The Omega Research Foundation (Omega) monitors the manufacture of and trade in less lethal weapons and restraint equipment used by police and prison officers. These ‘tools of torture’ include both inherently abusive equipment that are specifically designed for torture or ill-treatment as well as equipment which are legitimate when used appropriately but are often misused by police and prison officers. Omega investigates cases to uncover the entire supply chain from production of equipment, methods of promotion and supply, as well as the use of equipment in specific human rights violations. Omega works closely with the European Commission, the Council of Europe, and the Alliance for Torture Free Trade providing evidence-based policy options which have been used to develop and strengthen trade policy on this equipment. Omega participates in expert groups setting international human rights guidance pertaining to use of force, most recently on the UN Guidance on Less Lethal Weapons in Law Enforcement.
 Also known as “rapid intervention forces”, “riot squads” or “emergency response teams”, such forces exist in countries including Venezuela, Brazil, USA, UK, Poland, and Romania.
 See for example: CPT, Report to the Slovenian Government on the visit to Slovenia carried out by the CPT from 31 January to 6 February 2012, 19 July 2013, paragraph 67; Report to the Slovenian Government on the visit to Slovenia carried out by the CPT from 31 January to 8 February 2006, 15 February 2008, paragraph 11.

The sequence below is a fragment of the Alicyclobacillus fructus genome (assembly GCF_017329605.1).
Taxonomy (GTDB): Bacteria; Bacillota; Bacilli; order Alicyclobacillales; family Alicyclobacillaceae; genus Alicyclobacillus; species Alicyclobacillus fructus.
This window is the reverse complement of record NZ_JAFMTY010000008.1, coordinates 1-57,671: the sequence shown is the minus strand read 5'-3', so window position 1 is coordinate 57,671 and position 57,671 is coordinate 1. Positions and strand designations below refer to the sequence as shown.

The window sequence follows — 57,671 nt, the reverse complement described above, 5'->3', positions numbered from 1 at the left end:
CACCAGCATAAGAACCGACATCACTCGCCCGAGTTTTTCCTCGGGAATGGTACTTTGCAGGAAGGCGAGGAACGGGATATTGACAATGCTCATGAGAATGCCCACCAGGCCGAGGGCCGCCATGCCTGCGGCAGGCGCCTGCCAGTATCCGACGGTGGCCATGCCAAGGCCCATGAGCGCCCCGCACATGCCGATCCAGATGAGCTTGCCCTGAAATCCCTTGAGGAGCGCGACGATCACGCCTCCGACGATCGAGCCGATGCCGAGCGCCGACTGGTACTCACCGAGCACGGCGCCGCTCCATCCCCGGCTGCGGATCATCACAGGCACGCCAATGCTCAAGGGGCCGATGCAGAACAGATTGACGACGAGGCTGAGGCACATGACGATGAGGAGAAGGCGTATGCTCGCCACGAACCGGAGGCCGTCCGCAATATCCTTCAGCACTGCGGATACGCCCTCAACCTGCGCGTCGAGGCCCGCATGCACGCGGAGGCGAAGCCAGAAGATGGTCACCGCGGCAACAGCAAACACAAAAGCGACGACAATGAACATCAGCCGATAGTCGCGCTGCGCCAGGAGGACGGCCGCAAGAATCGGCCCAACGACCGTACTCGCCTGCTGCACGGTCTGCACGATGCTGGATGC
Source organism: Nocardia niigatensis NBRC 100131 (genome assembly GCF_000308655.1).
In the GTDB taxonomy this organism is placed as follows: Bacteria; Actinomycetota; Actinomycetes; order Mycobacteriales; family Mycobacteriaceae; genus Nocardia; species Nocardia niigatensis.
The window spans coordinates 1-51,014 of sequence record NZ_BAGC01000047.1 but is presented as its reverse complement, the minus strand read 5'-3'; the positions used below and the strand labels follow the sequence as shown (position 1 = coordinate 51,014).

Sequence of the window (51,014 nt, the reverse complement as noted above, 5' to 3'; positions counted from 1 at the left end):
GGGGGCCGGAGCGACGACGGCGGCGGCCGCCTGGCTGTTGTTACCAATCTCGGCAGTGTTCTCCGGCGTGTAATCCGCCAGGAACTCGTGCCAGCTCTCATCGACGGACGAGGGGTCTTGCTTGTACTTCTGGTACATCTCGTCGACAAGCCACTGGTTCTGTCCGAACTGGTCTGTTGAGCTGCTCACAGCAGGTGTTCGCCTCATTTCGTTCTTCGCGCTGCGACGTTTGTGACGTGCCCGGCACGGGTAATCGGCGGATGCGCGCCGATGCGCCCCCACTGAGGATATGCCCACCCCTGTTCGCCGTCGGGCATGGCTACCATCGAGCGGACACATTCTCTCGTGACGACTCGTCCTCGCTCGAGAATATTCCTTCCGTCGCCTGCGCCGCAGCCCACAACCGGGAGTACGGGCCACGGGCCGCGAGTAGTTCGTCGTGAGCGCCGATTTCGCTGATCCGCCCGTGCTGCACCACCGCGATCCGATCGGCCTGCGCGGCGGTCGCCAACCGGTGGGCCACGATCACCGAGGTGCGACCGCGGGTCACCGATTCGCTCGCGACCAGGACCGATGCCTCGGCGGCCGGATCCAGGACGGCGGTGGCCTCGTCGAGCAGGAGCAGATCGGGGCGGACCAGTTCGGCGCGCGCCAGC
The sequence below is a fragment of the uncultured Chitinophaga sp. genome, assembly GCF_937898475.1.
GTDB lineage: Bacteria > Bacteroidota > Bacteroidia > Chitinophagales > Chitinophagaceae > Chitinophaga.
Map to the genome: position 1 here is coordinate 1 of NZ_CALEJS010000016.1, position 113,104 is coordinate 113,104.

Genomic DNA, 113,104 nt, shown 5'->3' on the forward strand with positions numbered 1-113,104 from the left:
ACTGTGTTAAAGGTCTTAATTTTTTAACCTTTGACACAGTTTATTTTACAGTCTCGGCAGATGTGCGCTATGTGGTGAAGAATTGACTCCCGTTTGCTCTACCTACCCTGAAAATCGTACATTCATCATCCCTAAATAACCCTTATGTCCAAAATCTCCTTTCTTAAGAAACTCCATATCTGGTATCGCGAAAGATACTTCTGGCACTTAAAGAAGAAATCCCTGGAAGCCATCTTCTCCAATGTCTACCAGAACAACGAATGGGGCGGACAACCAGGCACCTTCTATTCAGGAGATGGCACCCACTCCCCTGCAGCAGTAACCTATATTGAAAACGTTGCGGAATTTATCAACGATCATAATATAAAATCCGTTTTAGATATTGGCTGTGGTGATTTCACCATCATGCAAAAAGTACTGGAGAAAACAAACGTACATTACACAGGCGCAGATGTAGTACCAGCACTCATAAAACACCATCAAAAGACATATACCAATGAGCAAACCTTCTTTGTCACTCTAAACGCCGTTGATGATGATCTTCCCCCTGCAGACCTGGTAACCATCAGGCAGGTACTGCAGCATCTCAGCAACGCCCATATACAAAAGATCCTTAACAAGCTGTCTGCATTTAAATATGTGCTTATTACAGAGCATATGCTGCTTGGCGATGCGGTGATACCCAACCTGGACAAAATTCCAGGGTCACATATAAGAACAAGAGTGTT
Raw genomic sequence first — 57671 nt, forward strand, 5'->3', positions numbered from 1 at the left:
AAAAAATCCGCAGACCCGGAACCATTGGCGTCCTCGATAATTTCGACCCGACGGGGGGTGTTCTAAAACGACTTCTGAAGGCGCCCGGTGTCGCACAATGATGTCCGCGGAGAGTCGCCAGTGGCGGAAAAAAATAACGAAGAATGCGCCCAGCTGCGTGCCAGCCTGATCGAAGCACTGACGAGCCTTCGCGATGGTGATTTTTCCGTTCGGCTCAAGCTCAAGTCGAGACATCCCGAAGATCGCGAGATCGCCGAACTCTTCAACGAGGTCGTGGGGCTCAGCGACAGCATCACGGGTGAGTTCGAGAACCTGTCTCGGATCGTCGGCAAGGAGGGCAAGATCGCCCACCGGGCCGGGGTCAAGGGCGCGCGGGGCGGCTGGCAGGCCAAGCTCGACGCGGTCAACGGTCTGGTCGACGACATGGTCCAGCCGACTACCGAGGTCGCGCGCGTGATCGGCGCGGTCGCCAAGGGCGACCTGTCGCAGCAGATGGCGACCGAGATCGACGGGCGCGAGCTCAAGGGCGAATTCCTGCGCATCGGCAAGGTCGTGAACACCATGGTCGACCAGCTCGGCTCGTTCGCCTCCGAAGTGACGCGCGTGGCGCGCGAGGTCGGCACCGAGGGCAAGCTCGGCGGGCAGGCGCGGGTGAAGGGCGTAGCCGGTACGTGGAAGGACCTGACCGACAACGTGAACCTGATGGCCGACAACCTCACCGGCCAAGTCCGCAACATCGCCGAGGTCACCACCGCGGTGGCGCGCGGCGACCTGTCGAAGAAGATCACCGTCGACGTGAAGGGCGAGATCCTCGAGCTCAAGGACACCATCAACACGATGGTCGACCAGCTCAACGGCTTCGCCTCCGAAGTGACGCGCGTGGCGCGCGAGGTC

EU, ‘Regulation (EU) 2019/125 of 16 January 2019 concerning trade in certain goods which could be used for capital punishment, torture or other cruel, inhuman or degrading treatment or punishment (‘Anti-Torture Regulation’).
 Council of Europe, ‘Newsroom: Towards a recommendation to ban the trade in goods used for torture and the death penalty’ Council of Europe, 12 February 2020; Council of Europe ‘CDDH Feasibility study of a legal instrument concerning the trade in goods used for torture and other cruel, inhuman or degrading treatment or punishment and the death penalty’, adopted by the CDDH at its 92nd meeting (26–29 November 2019), CDDH(2019)R92Addendum3.
 UN, General Assembly, Resolution Towards torture-free trade: examining the feasibility, scope and parameters for possible common international standards, 21 June 2019, Seventy-third session, A/73/L.94.